• Opinion by Andrew Firmin (London)
  • Interpress service

Team in Russian style

A proposed law on “foreign agents” would have required civil society organizations (CSOs) and media in Georgia receiving over 20 percent of funding from outside the country to register as a “foreign agent.” Failure to comply would have been punishable by fines and even prison terms.

Proponents of the law, including Prime Minister Irakli Garibashvili, argued that it was based on one passed in the United States in 1938. The American law was introduced to control the insidious spread of Nazi propaganda in the run-up to World War II, and was not aimed at CSOs.

For civil society, it was clear that the source of inspiration was much more recent and closer to home: Russia’s 2012 law, since extended several times, allowing the state to declare a “foreign agent” any person or organization it deems to be under foreign influence. The law has been widely used to stigmatize civil society and independent media. It has been imitated by other repressive states looking for ways to stifle civil society.

In Georgia, as in Russia, the terminology “foreign agent” implies deep espionage and treason. Any organization to which it is applied can expect to be immediately viewed with suspicion. This meant that the law would stigmatize civil society organizations and media organizations.

Worryingly, the proposed law was not an isolated incident: the government has increased rhetoric about groups “opposing the interests of the country” and the need to save Georgia from foreign influence.

The original proposal for the law came from a populist political faction, People’s Power, which split from the ruling party, Georgian Dream, but works in coalition with it. People’s Power has a track record of criticizing foreign funding, especially from the United States, like that claims undermines Georgia’s sovereignty and has accused civil society organizations and the main opposition party of being US agents.

CSOs insist they already adhere to high standards of accountability and transparency, making further regulation unnecessary. They point to the crucial role that civil society has played over the years in establishing democracy in Georgia, providing essential services that the state cannot provide and helping to introduce important human rights protection.

This work necessarily requires financial support, and since there are few resources within Georgia, it means foreign funding, including from the European Union (EU) and other international bodies – sources from which the government is also happy to receive funding.

The power of protest

The extent of the reaction surprised the government. Many states around the world have enacted repressive civil society laws, and it is often difficult to get the public interested. But the issue broke through because of the greater concern many people have about Russian influence, heightened by the war against Ukraine.

Russia is an ever-current issue in Georgian politics. The two countries went to war in 2008, and two breakaway parts of Georgia – Abkhazia and South Ossetia – demand autonomy and receive heavy Russian support. Georgian Dream, founded by billionaire business magnate Bidzina Ivanishvili, has an official policy of pragmatism towards Russia while cultivating ties with the EU – but opponents accuse it and People’s Power of being too close to Russia.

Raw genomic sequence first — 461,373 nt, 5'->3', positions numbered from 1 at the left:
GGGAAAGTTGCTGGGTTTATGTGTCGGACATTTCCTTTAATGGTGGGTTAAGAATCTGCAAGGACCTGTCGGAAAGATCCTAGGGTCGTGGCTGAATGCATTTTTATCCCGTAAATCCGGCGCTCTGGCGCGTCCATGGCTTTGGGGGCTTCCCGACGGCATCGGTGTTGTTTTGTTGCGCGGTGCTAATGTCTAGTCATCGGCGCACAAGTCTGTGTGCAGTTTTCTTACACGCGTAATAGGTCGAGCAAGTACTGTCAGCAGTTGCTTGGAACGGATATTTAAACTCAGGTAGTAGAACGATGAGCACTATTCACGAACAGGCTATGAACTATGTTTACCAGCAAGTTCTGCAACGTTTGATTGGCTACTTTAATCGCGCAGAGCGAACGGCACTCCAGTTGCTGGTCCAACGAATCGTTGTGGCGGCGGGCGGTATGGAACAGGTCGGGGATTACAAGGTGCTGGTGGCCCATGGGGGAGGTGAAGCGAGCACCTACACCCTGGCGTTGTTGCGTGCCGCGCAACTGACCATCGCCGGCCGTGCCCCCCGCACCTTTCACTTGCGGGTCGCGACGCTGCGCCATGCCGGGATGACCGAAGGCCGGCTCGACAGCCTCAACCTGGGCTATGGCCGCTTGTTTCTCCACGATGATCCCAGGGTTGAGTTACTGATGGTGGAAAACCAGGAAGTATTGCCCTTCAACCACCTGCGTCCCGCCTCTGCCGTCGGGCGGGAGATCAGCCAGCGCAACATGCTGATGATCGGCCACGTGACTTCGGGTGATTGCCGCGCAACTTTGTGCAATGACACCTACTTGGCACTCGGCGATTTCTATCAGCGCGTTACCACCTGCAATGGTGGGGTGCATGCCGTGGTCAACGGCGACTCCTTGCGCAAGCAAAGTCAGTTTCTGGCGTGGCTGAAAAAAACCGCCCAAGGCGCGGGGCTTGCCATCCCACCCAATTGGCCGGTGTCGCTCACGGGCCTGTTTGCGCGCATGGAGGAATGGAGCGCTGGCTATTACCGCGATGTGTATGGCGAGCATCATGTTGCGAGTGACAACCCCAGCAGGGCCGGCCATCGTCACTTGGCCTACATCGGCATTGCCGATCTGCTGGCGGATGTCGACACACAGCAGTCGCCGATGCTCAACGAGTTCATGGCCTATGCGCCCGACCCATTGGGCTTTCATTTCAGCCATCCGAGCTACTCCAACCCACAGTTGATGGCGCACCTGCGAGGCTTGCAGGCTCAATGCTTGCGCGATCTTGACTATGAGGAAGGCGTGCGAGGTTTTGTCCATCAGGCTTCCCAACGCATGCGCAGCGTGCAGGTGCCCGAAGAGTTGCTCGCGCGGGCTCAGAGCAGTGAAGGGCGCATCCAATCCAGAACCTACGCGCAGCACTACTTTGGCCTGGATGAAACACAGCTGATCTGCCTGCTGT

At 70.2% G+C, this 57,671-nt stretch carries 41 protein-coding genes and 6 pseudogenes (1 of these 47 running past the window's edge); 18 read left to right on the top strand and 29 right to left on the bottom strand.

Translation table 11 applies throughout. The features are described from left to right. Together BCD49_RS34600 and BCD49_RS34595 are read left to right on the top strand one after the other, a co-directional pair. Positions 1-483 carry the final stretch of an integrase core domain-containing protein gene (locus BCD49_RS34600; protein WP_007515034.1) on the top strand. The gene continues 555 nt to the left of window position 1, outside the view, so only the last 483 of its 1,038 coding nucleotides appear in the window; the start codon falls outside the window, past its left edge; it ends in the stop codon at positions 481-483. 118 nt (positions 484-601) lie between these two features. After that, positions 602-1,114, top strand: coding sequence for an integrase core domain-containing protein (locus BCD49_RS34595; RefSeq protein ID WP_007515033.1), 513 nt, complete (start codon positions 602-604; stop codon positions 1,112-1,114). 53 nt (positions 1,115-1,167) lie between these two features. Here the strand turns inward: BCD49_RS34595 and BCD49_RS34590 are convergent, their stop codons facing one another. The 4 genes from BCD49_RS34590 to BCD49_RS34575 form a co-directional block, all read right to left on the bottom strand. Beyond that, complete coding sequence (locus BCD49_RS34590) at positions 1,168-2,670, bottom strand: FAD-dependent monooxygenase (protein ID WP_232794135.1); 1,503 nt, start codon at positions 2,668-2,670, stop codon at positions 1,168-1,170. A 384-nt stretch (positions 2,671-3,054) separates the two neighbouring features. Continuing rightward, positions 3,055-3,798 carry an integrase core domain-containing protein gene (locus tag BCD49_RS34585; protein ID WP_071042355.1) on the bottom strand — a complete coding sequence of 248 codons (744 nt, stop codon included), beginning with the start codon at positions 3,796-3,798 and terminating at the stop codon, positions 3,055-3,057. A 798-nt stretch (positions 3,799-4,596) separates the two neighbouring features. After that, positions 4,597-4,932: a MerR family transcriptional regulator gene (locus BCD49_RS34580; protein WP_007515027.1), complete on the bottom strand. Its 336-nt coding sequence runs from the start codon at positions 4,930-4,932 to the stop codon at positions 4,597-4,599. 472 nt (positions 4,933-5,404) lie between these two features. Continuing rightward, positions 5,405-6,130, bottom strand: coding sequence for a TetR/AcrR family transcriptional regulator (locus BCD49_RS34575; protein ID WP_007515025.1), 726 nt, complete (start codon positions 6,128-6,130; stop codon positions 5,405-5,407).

Many see the country’s future as lying within a democratic Europe and fear a return to Russian rule. This made the proposed law a fundamental issue of national identity.

That is why, when parliament began debating the bill in early March, thousands gathered over several nights, many waving Georgian and EU flags and chant “no to the Russian law”.

When the bill passed the fast first reading, it sparked some violent clashes. Some people threw stones and the police reacted disproportionately with tear gas, stun grenades, pepper spray and water cannon. But people continued to protest and the government feared that the situation could spiral out of its control. So, at least for now, it backed off.

What next?

The immediate threat may have passed, but it is not over. The government has not said the law was a bad idea, just that it failed to properly explain it to the public and withdrew it to reduce confrontation.

Georgia was one of three countries that applied to join the EU after the start of Russia’s invasion of Ukraine. While the other two, Moldova and Ukraine, were quickly granted EU candidate status, Georgia was not.

The EU mentioned the need for both economic and political reforms. This includes measures to reduce corruption, organized crime and oligarchic influence, improve the protection of human rights and enable civil society to play a stronger role in decision-making processes. By introducing the proposed law, the government took steps further away from the EU and made it clear that it does not trust civil society.

This raises concerns that the bill could return in some revised form, or that other restrictions on civil society could be introduced. In many countries, the kind of verbal attacks on civil society recently made by the government have led to restrictions.

But Garibashvili should pay more attention to the message of the protests. By taking to the streets, people told the government they are paying attention and disagree with its current direction – forcing it to back down. Civil society has demonstrated its power, and deserves to be listened to rather than treated with suspicion.

Andrew Firmin is CIVICUS editor-in-chief, co-director and writer for CIVICUS lens and co-author of Report on the state of civil society.

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© Inter Press Service (2023) — All rights reservedOriginal source: Inter Press Service